"I think I just became more committed to my body and I learned so much stuff that goes into it," Webb said. "After I learned about all this stuff, I just love being in the gym. Working out with all the guys is awesome. I kind of just take that mentality that I got from rehab."

Once Anderson received the green light during Webb's rehab, he had the pitcher begin to do lower body exercises that didn't require any stress on the elbow. Biomechanically, everything starts from the ground up.

"When I was drafted, I was 185 (pounds) I think," Webb said. "Now I’m like 222 right now. I think that has a lot to do with my legs getting a lot stronger and a lot bigger." 

Since the two started training, they have focused on single-leg exercises and unilateral movements. Absorbing force in your lead leg correlates to higher velocity, Anderson explained, and Webb is someone who can light the radar gun up at 97 mph. 

Webb returned to the mound on June 15, 2017, slightly one year after surgery. Right away, the work in the weight room was seen on the mound. He went 2-0 with a 2.89 ERA and 31 strikeouts in 28 innings pitched a Short-Season Single-A. 

The moment the season ended, he was back in the weight room. 

"He progressed leaps and bounds," Anderson said. "We were pretty limited the year before coming off surgery, but 2017, going into 2018, he crushed it. He looked better than he ever had." 

The same can be said for how pitched in 2018.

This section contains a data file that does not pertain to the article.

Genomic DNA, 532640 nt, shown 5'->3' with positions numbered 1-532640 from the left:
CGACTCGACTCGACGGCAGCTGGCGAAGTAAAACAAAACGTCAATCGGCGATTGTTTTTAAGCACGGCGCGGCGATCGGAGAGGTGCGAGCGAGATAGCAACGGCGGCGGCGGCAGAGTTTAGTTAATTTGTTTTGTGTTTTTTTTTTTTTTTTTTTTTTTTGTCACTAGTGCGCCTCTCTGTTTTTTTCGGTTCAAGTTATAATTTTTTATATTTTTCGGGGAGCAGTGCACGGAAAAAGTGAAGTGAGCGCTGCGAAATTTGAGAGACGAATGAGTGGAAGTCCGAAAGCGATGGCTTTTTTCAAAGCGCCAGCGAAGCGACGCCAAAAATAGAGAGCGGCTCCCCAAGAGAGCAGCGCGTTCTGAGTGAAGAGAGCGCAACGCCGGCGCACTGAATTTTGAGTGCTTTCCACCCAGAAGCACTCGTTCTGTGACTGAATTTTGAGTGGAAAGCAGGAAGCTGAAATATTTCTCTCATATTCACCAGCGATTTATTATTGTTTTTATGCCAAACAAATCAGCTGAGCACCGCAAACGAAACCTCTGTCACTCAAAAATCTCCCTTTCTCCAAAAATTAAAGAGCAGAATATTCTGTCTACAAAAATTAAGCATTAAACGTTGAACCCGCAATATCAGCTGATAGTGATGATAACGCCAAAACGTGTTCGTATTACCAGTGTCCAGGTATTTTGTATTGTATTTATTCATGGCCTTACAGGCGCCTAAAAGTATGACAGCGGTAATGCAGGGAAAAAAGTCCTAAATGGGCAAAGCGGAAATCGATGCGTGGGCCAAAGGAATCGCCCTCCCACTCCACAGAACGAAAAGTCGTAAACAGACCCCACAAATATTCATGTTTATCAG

Webb dominated Advanced Single-A as a member of the San Jose Giants, posting a 1.82 ERA in 21 appearances (20 starts). His performance earned him a promotion to Double-A for the Richmond Flying Squirrels, where he had a solid 3.82 ERA in six starts. He finished 2018 with a 2.41 ERA over 104.2 innings pitched. 

After his highly successful year, strengthening his legs was once again the main focus for Webb heading into this current offseason. The Giants had him on an innings limit in 2018 and many of his starts were only three or four innings. 

"I wanted to prepare myself for a bigger workload this year," Webb said. "It got frustrating at times, but it’s for a good reason to benefit me. This year, I’m sure I’ll have some sort of limit. I’m not sure what it will be, but it will definitely be more innings with my starts. I don’t think I’ll be throwing three innings in a start.”

In order to build stamina for this increased workload -- you guessed it -- Webb hit the weight room. His favorite workout is the barbell hip thrust, which correlates to a pitching motion and involves hip flexion and extension.